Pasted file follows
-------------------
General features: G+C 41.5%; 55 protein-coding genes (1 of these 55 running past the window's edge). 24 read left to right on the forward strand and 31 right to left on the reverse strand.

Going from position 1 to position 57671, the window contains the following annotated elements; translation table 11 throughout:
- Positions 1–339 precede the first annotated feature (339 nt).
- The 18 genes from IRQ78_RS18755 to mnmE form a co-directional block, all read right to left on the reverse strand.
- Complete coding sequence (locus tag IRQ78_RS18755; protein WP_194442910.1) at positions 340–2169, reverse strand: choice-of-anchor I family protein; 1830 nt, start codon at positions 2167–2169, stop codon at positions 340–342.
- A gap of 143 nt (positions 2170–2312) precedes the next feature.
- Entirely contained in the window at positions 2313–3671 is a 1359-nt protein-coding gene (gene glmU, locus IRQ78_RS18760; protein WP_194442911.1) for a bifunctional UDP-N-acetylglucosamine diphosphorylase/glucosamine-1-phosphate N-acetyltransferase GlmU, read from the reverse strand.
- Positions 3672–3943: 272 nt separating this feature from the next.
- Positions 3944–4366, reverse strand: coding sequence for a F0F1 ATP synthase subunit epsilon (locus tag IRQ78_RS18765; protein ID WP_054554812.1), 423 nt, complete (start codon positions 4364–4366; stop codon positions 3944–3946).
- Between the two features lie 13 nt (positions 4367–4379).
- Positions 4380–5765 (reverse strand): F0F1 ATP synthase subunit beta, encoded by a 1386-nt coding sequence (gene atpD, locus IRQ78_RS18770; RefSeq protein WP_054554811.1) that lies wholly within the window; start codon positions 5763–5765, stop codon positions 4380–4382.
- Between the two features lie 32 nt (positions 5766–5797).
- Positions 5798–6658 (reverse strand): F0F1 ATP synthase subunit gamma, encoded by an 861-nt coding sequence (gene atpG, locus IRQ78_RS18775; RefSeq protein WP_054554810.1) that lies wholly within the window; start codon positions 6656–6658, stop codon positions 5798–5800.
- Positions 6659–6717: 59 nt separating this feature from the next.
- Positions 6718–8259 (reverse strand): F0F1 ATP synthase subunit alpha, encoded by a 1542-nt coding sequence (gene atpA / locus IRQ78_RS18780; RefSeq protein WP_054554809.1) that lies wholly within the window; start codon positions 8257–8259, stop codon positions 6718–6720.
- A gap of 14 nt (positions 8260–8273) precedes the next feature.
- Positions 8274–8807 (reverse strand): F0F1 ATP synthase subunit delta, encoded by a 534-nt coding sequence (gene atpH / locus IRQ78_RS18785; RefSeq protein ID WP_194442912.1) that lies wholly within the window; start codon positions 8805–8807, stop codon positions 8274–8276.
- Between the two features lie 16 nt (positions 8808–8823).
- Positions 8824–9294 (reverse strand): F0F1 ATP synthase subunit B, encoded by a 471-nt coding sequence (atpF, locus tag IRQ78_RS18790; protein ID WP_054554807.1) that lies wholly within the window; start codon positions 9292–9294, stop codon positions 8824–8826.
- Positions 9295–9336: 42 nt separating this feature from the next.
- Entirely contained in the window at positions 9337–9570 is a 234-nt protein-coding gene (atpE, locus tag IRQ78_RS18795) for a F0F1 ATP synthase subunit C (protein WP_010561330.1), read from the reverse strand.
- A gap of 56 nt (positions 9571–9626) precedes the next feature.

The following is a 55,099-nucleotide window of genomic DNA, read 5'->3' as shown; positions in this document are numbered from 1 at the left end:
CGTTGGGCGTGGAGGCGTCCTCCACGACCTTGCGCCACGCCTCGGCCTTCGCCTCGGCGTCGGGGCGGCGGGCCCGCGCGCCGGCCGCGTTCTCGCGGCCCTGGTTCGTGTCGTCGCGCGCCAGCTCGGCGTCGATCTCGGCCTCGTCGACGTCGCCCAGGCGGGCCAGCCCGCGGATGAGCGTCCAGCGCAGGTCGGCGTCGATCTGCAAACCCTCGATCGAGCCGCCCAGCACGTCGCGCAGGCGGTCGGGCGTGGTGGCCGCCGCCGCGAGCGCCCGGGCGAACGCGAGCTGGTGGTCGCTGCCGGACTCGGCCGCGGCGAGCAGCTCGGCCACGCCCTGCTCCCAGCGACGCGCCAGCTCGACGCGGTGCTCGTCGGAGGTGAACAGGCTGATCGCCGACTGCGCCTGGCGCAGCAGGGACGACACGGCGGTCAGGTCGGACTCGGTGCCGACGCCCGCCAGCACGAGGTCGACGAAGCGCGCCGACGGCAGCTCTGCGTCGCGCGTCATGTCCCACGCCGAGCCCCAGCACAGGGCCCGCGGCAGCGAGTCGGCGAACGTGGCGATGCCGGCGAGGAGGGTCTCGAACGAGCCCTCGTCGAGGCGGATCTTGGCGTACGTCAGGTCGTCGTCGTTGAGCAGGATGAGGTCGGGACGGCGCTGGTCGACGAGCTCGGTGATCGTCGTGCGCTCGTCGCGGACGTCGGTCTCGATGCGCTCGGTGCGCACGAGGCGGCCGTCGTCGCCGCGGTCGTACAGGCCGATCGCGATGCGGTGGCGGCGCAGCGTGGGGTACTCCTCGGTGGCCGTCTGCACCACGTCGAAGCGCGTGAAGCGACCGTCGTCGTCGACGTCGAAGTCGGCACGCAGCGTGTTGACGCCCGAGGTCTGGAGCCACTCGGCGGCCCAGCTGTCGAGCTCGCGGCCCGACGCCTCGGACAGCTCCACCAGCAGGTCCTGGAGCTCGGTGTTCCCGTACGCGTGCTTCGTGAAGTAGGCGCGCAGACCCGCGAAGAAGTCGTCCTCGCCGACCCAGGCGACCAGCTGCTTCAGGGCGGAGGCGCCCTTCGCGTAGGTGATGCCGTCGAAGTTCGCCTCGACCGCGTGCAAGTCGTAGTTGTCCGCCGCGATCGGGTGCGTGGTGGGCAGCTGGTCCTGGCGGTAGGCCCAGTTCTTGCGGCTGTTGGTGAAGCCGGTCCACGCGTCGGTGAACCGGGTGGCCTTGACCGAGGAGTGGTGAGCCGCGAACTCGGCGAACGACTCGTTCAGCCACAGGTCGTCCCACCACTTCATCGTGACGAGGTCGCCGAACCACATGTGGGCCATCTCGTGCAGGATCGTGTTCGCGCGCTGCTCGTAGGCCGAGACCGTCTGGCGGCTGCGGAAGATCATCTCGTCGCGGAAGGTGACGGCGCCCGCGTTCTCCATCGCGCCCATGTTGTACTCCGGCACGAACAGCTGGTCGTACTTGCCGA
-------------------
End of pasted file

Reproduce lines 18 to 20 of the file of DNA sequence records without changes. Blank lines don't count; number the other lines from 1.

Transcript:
- Between the two features lie 16 nt (positions 8808–8823).
- Positions 8824–9294 (reverse strand): F0F1 ATP synthase subunit B, encoded by a 471-nt coding sequence (atpF, locus tag IRQ78_RS18790; protein ID WP_054554807.1) that lies wholly within the window; start codon positions 9292–9294, stop codon positions 8824–8826.
- Positions 9295–9336: 42 nt separating this feature from the next.